TOP500 founder looks back at high performance computing (HPC)

Hans Werner Meuer kindly let us abstract his recent history of HPC and the initiative.

Hans Werner Meuer of the University of Mannheim and (his own) high performance computing (HPC) consultancy Prometeus has just published a paper* looking back on the last fifteen years of supercomputing. Prometeus is behind the authoritative ‘TOP500’ list of supercomputer sites**, launched in 1993. The Top500 evolved from an earlier ranking from the University of Mannheim. Today the List uses the Rmax Linpack matrix math benchmark to evaluate HPC performance. The List is published twice yearly in June and November.


One reasons for TOP500’s success is competition between countries, manufacturers and computing sites. The US led the field in the early days of the list with 45% of all TOP500 installations. The most recent list shows the US increasing its lead—with 56%. Japan, an early leader has fallen back to be overtaken by the UK with a 9.6% share, and Germany, with a 6.2% share. Of the manufacturers, Cray Research and Fujitsu were the early leaders. Today, IBM has a clear lead with a 46.4% share. HP is N° 2 with 33.2%, and the leader of 1993. Cray is N° 3 with 2.8%.

Deep Blue

Meuer highlights a couple of outstanding machines. Coming in at N° 259 on the 9th TOP500 list was IBM’s Deep Blue. Each of its 32 processors was equipped with 15 special purpose VLSI ‘chess chips***’ and Deep Blue was the first chess computer to beat a reigning world chess champion, Garry Kasparov. Today, according to Meuer, ‘No chess player stands a chance against a computer, even a PC!’ But Meuer’s favourite is the Intel’s ASCI Red (1997), the first Teraflop/s computer. ASCI Red was the US’ response to France’s nuclear weapons tests at the Mururoa atoll and was part of the US government’s commitment to ban nuclear weapons testing. But the 9,632 Pentium II-based massively parallel machine was the last produced by Intel’s supercomputer division.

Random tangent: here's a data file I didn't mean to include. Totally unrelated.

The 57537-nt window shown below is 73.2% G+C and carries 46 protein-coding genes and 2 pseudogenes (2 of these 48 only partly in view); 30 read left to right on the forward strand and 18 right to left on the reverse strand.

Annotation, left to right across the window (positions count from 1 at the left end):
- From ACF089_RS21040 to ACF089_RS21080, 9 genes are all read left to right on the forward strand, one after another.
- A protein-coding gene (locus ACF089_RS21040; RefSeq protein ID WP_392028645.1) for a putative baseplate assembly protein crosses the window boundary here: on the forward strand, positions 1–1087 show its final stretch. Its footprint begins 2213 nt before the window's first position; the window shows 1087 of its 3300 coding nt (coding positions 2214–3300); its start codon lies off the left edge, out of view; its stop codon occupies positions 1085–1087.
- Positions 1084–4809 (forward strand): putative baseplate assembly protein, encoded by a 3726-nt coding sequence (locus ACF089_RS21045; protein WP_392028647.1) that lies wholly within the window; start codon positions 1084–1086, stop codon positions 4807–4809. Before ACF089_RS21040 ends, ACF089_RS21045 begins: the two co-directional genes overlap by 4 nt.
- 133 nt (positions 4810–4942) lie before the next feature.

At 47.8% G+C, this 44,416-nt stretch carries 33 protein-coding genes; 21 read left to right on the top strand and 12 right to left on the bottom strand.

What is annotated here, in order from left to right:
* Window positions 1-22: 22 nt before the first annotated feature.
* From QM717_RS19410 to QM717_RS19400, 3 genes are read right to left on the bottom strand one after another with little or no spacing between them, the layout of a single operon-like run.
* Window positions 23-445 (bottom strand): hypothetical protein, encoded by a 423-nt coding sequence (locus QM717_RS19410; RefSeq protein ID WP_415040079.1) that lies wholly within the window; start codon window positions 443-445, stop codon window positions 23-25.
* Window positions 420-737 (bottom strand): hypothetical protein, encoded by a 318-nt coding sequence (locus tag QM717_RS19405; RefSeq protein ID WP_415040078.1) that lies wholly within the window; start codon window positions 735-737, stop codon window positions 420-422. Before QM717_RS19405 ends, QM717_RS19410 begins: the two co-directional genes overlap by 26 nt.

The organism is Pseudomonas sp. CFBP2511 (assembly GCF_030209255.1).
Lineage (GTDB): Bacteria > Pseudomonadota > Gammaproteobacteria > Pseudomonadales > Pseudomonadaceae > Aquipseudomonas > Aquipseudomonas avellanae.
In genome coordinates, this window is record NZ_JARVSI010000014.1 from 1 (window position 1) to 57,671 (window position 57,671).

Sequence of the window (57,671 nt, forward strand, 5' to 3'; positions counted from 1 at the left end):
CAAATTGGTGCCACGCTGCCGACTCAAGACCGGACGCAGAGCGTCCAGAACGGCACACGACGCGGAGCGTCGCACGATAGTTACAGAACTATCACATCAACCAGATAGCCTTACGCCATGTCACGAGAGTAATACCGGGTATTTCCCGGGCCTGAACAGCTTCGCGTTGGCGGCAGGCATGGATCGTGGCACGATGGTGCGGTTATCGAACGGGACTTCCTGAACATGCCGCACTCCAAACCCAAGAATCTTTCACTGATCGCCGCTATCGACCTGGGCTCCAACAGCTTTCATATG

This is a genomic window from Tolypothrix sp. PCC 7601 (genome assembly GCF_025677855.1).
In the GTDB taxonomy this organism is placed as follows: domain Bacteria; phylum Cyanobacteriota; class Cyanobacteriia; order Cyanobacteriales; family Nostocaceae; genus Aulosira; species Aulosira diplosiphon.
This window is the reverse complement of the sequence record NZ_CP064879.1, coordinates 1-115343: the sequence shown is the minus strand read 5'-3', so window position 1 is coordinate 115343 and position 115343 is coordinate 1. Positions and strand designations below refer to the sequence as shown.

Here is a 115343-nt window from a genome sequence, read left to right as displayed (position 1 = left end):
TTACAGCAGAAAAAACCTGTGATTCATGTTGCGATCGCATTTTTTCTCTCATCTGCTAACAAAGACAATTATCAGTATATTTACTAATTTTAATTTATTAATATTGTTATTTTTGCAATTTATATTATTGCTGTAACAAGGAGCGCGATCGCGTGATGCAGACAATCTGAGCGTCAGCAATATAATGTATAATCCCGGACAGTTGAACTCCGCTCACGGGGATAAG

Until very recently UNIX was the prevalent HPC operating system. Today Linux has taken over this role. Despite Microsoft’s effort to break into this market, according to Meuer, ‘Windows plays no role****.’ The Intel legacy is extremely strong with 71% equipped with Intel processors—particularly the dual and quad core chips. AMD Opterons come in second with 15.6% and IBM Power processors are third with 12.2%. Gigabit Ethernet is the most used interconnect technology followed by InfiniBand. Myrinet, which dominated the market a couple of years ago, is now falling back.


Clusters equip 406 of the Top500 and are challenging the leaders (2 of the Top10 systems are clusters). Massively parallel systems remain the tops in performance with eight systems in the TOP10. HPC performance over the last 15 years has outstripped Moore’s law with a doubling every 14 months for the N° 1 spot. The current N° 1 is the Livermore National Laboratory’s IBM BlueGene/L. Meuer expects the Petaflop/s barrier to be broken in 2008— probably by the Los Alamos National Laboratory’s IBM’s RoadRunner. In 2015 all systems is the TOP500 will be Petaflop/s machines!

Market research

While the TOP500 does not address all facets of HPC, it does provide useful trends and, according to Meuer, is ‘much more reliable than the predictions of market research companies such as IDC, Diebold, etc.’



*** In this context—see our article on programming the IBM Cell Broadband Engine on page 4 of this issue.

**** As readers of Oil IT Journal already know—see our March 2007 editorial.

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